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Discuss the concept of 'Double Colonization'; how do postcolonial women writers contest both patriarchy and colonialism.

Extracts from this document...

Introduction

Discuss the concept of 'Double Colonization'; how do postcolonial women writers contest both patriarchy and colonialism. The term postcolonial refers to the condition of people and the country after the imperial rule was over and the British Empire receded back to Great Britain. The semantic definition includes the national or even aboriginal culture after the departure of the imperial power. And the term postcolonial continues to define the culture and literatures of the countries from the moment of colonization to this moment on. As the underdogs, the people in colonized countries sought to establish their difference from Britain. This paper is an effort to look at the patterns of colonization which is defined as a domination of one subject over other by any means, either physical or linguistic or cultural and to discuss the status of women as subjects of 'Double Colonization' in colonized countries. Like the colonized nations which dominated the colonized countries, the women too were dominated over by men over centuries. But the status of women in the countries which were colonized was even more complicated. The women belonging to the colonized countries, however much they try to, can not have a standing for the entire community they represent because they can never be isolated in their experience, either as a woman or as a member of a colonized community. It is very difficult to study and analyze women's writing without a basic study of feminist movements and the history of feminism. Gynocentricism in the history of feminism; is a very big term in understanding women's texts and women's writing. This term has been coined by an eminent Feminist theorist, Elaine Showalter, to describe the last phase in the Feminist movement. This is an area of study, which centered around women and concentrated its focus in finding out more about women and women writers. They harp on the fact that both men and women write very differently. ...read more.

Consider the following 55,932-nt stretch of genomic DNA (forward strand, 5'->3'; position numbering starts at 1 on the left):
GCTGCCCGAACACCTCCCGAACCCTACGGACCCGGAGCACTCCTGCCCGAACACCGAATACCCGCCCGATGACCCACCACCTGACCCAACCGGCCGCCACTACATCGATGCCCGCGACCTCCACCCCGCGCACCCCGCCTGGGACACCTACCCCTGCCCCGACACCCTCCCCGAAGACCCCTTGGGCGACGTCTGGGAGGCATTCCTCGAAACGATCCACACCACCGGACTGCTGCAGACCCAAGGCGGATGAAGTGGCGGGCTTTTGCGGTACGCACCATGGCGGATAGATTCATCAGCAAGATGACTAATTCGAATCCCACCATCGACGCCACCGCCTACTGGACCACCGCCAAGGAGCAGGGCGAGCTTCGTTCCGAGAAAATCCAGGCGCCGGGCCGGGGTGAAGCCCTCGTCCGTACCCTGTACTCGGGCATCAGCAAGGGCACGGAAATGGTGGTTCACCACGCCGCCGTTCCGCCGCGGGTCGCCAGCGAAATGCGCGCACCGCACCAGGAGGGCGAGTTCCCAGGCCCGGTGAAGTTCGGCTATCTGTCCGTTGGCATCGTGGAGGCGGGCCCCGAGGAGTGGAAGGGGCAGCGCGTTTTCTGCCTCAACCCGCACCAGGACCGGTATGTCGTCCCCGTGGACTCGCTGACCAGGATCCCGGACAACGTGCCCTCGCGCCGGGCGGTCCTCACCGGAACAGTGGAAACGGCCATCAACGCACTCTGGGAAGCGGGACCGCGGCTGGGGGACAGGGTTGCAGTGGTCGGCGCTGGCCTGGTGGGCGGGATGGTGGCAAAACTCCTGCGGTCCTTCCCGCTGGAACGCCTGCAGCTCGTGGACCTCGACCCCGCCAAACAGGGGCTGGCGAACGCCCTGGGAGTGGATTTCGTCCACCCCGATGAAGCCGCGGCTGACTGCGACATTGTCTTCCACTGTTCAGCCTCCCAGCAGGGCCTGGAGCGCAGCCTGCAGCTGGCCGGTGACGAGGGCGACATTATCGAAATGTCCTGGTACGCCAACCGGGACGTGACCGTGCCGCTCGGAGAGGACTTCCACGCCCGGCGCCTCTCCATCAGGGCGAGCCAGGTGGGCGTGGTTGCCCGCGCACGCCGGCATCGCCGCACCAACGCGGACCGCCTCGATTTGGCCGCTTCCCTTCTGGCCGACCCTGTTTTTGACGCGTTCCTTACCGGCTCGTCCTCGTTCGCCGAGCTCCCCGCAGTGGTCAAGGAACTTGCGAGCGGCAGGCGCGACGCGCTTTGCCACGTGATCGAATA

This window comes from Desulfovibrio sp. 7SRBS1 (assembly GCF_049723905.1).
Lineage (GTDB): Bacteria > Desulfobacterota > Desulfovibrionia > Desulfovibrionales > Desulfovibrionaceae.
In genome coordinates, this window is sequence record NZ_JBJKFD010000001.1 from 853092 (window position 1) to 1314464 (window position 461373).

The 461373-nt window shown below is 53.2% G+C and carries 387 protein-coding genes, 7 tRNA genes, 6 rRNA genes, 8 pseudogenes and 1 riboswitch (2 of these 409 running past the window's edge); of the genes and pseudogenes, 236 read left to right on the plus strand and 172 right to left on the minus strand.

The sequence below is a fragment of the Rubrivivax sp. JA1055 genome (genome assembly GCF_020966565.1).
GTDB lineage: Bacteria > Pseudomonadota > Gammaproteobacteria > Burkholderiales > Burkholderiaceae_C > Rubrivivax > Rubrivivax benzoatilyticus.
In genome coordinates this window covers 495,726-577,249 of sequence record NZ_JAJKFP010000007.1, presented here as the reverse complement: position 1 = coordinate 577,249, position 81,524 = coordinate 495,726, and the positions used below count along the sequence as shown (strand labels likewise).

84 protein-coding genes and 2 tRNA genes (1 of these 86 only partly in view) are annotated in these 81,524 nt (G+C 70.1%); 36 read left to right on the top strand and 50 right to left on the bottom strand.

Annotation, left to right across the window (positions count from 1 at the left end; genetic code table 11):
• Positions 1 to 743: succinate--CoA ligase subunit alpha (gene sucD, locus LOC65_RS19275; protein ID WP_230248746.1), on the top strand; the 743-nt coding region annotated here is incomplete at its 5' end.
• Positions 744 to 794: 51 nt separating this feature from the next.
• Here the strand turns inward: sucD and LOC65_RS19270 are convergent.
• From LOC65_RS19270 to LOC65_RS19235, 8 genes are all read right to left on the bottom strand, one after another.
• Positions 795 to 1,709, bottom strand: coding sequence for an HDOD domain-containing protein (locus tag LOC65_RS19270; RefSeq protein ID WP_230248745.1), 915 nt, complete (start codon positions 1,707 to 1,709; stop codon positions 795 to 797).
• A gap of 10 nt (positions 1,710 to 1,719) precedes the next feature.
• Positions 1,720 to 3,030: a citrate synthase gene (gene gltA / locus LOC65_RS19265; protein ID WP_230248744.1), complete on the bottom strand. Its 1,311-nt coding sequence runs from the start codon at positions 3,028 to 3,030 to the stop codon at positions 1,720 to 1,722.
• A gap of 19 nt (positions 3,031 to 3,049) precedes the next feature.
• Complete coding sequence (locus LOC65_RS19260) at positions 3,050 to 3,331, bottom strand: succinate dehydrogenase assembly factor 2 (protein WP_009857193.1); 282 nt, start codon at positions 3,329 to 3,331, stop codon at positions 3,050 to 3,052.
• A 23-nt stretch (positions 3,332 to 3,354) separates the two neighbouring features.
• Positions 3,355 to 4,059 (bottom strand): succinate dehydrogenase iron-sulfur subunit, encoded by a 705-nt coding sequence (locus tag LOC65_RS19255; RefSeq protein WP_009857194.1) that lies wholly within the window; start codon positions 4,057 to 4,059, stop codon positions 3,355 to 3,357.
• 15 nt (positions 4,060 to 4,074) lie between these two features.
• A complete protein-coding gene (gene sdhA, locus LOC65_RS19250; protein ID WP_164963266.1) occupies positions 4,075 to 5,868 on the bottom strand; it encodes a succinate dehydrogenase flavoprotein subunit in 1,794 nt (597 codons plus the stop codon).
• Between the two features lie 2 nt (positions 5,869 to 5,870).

Middle